The largest study of its kind conducted worldwide, and the first ever in Canada, the Alberta Physical Activity and Breast Cancer Prevention (ALPHA) Trial was a randomized controlled trial designed to examine how a one-year intervention of moderate-to vigorous-intensity exercise (45-minute sessions, 5 days per week) influences several intermediate endpoints for breast cancer, including mammographic density, endogenous estrogens, insulin levels, insulin-like growth factors, body composition, and physical fitness levels, in 320 postmenopausal women. One-year of follow-up after the exercise intervention was also conducted. An extension of the ALPHA Trial, the ALPHA Ancillary Study, examined endogenous androgens and biomarkers of obesity and inflammation, including adiponectin, C-reactive protein, insulin, leptin, TNF-α, and interleukin-6, which have recently been proposed as important biomarkers involved in the association of physical activity and breast cancer. An additional ancillary study examined the role of oxidative stress, anti-oxidant enzymes and anti-inflammatory cytokines, telomere length as additional evidence on other pathways that may explain how exercise influences breast cancer risk.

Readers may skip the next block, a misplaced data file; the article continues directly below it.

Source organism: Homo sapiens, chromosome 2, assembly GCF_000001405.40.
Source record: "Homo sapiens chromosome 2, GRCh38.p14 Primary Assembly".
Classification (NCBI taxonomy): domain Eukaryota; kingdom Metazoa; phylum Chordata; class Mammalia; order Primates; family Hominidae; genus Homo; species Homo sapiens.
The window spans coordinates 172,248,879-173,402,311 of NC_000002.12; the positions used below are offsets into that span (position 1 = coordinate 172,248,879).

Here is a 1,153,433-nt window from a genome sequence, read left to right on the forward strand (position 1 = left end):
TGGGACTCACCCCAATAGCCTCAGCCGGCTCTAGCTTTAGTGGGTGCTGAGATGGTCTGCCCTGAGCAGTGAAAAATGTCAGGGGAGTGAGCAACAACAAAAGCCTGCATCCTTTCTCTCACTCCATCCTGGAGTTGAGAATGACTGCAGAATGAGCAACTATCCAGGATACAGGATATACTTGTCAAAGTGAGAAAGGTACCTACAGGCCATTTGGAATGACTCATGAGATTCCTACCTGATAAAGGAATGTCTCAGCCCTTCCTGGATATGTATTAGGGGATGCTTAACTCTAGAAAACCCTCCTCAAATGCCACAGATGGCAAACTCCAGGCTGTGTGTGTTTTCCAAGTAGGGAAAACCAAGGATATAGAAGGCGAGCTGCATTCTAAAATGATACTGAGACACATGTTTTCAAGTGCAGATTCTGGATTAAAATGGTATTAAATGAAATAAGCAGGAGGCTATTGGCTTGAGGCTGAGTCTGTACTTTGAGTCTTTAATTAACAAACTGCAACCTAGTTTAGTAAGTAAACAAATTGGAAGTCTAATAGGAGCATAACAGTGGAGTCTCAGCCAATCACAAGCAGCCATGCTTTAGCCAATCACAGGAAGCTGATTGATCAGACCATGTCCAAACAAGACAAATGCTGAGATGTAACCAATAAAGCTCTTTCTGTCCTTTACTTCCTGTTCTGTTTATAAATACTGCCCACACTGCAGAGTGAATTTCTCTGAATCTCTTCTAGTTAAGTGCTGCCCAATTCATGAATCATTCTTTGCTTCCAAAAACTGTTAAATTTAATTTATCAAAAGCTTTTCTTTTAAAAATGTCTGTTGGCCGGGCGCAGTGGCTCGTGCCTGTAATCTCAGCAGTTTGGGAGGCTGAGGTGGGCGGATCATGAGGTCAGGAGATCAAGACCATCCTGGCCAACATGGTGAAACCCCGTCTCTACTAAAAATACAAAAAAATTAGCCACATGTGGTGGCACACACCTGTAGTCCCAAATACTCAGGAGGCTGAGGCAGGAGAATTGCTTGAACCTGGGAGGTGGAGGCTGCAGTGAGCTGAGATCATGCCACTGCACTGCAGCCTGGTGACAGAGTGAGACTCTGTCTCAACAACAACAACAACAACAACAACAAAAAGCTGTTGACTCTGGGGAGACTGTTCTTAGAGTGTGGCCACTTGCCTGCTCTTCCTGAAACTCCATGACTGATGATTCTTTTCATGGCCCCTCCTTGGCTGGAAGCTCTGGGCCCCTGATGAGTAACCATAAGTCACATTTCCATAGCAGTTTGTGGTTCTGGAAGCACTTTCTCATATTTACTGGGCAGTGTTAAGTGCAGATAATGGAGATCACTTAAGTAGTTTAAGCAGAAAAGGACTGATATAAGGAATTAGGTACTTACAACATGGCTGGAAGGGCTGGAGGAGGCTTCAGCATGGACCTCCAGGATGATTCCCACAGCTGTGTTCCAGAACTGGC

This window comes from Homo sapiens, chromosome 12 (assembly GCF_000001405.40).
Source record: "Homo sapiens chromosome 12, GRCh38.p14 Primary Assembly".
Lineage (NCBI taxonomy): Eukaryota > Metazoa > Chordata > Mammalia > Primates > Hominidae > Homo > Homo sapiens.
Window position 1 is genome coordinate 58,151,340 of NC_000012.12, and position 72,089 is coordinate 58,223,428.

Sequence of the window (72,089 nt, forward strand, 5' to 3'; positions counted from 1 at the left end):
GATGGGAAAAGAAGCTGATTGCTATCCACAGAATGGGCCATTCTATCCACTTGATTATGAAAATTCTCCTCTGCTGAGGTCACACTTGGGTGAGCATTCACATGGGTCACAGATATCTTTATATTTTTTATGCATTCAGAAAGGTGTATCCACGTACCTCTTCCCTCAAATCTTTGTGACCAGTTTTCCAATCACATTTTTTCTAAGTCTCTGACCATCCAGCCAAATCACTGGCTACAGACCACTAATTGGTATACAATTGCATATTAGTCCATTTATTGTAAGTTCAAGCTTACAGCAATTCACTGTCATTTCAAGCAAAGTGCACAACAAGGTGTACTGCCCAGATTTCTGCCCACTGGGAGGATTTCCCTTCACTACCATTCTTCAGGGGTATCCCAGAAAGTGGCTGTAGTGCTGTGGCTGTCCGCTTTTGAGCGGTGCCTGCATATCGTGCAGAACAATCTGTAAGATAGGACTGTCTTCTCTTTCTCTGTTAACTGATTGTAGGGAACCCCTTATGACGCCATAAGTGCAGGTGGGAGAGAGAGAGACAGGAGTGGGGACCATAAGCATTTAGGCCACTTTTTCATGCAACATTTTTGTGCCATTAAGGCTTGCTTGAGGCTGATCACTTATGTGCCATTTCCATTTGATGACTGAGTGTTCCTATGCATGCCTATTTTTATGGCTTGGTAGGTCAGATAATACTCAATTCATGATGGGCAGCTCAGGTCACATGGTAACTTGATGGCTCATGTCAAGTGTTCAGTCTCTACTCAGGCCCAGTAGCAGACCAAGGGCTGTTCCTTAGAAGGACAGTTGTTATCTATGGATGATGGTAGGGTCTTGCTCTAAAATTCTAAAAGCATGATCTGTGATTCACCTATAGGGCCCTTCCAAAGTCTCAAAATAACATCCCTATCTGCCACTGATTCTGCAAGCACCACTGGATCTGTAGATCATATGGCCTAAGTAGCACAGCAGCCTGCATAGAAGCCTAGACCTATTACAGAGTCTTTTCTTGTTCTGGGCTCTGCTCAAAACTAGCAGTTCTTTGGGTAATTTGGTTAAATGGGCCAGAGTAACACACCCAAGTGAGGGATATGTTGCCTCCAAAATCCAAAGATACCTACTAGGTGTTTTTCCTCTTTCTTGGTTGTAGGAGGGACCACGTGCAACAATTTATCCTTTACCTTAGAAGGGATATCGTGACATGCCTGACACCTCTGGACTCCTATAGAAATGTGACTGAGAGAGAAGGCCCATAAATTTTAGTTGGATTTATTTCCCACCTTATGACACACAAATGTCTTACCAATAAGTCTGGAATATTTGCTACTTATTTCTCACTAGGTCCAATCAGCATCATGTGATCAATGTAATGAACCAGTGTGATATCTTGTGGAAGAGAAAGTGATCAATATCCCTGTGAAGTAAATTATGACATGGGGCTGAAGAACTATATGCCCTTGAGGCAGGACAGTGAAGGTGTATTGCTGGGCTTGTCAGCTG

Co-Principal Investigator: Dr. Kerry Courneya
Co-Investigators: Dr. Anne McTiernan, Dr. Rachel Ballard-Barbash, Dr. Melinda Irwin, Dr. Norman Boyd, Dr. Martin Yaffe, Dr. Susan Lees-Miller, Dr. Tara Beattie, Dr. John McIntyre, Dr. Will King
Funders: Canadian Breast Cancer Research Alliance and Canadian Institutes of Health Research